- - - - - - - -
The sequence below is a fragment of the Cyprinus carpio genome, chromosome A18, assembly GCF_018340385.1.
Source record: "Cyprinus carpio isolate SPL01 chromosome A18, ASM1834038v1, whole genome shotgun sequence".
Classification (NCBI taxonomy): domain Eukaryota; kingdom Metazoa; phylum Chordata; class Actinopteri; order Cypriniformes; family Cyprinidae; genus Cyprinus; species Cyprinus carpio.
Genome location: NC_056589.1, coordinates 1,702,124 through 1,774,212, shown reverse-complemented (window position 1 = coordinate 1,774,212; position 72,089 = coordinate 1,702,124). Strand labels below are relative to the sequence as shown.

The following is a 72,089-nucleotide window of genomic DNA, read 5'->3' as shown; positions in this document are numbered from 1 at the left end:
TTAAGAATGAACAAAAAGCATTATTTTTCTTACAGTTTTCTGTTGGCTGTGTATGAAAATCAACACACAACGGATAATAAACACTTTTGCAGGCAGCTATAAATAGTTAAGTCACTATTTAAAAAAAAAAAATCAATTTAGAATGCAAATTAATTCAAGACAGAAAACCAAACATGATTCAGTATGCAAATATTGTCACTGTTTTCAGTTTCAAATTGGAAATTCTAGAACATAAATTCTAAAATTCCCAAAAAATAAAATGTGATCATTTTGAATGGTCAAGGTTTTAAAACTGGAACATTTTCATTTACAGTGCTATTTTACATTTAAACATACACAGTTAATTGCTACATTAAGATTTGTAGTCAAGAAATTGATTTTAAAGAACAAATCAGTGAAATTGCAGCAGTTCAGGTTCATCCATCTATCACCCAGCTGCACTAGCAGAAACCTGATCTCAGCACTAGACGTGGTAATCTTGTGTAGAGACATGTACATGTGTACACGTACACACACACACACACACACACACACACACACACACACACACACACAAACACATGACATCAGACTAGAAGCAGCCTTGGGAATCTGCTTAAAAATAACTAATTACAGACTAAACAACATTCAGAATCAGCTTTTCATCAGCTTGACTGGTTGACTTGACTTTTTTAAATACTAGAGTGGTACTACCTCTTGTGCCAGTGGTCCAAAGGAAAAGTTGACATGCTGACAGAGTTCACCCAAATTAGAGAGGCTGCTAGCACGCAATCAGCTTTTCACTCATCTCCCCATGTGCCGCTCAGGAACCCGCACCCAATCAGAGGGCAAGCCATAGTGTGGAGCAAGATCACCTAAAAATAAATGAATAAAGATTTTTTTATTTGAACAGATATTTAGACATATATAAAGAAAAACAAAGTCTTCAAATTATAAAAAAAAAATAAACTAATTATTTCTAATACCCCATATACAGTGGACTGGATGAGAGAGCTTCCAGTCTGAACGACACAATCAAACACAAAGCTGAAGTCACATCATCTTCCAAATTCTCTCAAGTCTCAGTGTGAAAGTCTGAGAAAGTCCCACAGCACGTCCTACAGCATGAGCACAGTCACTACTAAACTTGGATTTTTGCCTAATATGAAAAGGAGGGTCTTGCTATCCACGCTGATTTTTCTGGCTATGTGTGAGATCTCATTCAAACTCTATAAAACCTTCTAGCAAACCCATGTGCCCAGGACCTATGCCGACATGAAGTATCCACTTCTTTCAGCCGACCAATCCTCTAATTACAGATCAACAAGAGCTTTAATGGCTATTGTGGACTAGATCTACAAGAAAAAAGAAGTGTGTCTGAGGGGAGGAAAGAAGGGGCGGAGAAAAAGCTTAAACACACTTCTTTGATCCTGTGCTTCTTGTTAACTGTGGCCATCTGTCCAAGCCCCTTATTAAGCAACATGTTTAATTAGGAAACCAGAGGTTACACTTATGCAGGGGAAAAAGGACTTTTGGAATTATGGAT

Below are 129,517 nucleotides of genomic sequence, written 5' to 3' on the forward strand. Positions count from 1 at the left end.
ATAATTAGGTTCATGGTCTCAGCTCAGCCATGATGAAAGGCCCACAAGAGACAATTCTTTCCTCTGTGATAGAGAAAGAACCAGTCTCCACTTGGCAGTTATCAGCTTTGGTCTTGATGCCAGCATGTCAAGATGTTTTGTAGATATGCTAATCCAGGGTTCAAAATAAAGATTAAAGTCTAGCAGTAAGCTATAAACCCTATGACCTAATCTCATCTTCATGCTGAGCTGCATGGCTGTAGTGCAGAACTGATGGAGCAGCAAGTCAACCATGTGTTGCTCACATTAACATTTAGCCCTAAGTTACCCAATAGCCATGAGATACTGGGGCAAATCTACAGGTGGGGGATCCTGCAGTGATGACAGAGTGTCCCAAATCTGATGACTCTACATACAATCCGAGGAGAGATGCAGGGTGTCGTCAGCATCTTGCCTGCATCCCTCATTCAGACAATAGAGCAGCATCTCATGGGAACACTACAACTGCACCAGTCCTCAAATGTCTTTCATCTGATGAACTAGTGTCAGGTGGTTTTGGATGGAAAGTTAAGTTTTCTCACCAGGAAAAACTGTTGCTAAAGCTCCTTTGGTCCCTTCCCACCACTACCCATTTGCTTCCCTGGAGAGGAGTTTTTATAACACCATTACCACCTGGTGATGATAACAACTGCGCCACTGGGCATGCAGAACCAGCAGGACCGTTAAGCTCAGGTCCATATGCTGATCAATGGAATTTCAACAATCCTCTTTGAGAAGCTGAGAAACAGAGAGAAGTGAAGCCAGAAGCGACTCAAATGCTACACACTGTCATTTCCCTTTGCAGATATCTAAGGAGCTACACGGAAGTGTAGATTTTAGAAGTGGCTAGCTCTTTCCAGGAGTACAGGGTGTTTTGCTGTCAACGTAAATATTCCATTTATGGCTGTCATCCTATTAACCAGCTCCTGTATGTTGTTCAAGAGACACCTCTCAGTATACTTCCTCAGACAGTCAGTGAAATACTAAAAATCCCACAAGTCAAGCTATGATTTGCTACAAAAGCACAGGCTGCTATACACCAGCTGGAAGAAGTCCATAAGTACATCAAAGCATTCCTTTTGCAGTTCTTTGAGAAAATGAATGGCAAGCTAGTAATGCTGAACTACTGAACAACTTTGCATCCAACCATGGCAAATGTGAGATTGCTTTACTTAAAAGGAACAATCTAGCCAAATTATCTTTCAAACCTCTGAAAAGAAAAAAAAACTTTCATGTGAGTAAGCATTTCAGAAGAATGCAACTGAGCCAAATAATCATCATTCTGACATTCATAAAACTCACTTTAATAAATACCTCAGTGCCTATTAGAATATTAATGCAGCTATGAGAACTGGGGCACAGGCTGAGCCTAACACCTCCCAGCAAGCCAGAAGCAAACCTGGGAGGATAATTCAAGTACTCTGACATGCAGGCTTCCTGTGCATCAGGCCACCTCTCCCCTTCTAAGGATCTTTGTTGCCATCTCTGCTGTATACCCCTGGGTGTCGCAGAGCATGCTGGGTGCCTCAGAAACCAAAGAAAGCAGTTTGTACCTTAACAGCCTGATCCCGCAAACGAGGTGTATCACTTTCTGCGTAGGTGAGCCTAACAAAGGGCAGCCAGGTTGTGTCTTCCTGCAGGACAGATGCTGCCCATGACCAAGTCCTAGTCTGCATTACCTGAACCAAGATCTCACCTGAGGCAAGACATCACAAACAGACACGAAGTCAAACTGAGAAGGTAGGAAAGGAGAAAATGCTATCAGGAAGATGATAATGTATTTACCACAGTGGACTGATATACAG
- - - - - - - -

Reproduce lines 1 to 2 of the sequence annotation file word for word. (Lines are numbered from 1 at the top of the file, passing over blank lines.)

The sequence below is a fragment of the Cyprinus carpio genome, chromosome A18, assembly GCF_018340385.1.
Source record: "Cyprinus carpio isolate SPL01 chromosome A18, ASM1834038v1, whole genome shotgun sequence".